Preservation as a Service: Applying a Customer-focused Framework While Caring for our Collections

You’ve heard of the reference interview; this session introduces the Preservation Dialogue. Preservation departments, and other technical service units, are typically not considered “public-facing” despite having a broad impact on how library users engage with collections and collections spaces. These highly specialized units frequently need to communicate effectively with other library departments who act as internal “customers,” as well as a variety of external stakeholders such as potential donors, researchers, and institutions and private individuals seeking expertise. The Preservation Dialogue adapts the principles of the Reference and User Services Association (RUSA) reference interview framework and the University of Illinois Library developed GREAT customer service model improve communication in preservation-specific contexts when dealing with both internal and external stakeholders. This focus on a two-way dialogue allows for smoother collaboration to find common ground and break down silos. Attendees will learn how to effectively meet stakeholder needs, advocate for collections preservation, and manage expectations while balancing best practices with the realities of budgets, staffing, and policies. This session is aimed at preservation staff, but the information is also applicable to other technical services workflows.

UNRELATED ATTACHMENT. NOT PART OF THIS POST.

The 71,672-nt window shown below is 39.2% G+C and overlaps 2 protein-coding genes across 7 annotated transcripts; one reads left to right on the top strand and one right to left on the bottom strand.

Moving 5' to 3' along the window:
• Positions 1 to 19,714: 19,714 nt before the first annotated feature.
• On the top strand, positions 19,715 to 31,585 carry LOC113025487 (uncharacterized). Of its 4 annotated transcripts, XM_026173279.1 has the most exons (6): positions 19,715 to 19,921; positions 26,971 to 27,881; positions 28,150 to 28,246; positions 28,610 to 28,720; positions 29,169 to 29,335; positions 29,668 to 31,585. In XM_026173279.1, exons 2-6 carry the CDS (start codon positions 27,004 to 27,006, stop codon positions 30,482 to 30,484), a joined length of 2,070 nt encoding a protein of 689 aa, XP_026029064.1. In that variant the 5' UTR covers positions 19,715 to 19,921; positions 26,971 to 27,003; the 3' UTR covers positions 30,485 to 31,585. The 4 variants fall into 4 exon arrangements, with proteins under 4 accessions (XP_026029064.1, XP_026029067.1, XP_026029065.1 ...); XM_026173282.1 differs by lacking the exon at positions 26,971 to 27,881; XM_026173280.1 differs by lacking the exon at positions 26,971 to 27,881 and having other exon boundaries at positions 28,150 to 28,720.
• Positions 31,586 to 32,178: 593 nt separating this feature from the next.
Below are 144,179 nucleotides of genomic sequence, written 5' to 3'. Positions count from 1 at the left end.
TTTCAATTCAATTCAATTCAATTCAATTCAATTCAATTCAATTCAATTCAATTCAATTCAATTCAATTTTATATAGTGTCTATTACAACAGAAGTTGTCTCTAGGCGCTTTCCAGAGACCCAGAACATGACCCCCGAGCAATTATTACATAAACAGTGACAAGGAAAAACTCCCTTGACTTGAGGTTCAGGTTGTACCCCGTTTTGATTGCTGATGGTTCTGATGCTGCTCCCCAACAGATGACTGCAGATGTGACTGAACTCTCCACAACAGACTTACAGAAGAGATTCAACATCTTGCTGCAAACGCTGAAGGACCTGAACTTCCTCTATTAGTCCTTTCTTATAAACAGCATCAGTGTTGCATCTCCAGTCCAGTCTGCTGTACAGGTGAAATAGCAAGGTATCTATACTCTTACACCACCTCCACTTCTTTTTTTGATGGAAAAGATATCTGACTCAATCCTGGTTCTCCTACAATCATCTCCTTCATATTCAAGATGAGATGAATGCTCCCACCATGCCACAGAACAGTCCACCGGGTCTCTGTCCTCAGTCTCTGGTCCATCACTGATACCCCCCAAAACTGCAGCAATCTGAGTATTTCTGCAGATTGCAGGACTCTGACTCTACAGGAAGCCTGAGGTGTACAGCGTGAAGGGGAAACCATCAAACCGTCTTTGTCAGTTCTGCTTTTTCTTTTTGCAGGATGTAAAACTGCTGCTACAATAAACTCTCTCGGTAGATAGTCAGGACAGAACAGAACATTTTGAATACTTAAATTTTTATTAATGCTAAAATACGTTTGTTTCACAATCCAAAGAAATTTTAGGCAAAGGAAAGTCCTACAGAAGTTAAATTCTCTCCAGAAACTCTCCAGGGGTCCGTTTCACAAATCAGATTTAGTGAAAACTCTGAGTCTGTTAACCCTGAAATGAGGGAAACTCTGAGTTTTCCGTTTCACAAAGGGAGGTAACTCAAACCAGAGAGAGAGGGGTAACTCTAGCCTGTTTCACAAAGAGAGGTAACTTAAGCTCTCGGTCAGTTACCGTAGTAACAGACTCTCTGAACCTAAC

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Oct 20 2023


1:00 pm - 2:00 pm




  • Shelby Strommer
    Shelby Strommer
    Collections Care Coordinator, University of Illinois Urbana-Champaign

    Shelby Strommer is the Collections Care Coordinator at the University of Illinois Urbana-Champaign Library. She holds of Master of Science in Information, with a specialization in Preservation of Information, from the University of Michigan. She previously worked as the Preservation Processing Coordinator Librarian at the University of Iowa Library.

  • William Schlaack
    William Schlaack
    Digital Reformatting Coordinator, University of Illinois at Urbana-Champaign

    William has worked in libraries since his first job in high school as a page at his local public library. He discovered his passion for preservation while working in archives during his senior year of college, leading him to attend the University of Illinois. As a graduate assistant he explored more aspects of preservation. William now works full time at the University of Illinois and oversees large scale digitization and reformatting projects, including working with the National Digital Newspaper Program, Internet Archive, and HathiTrust.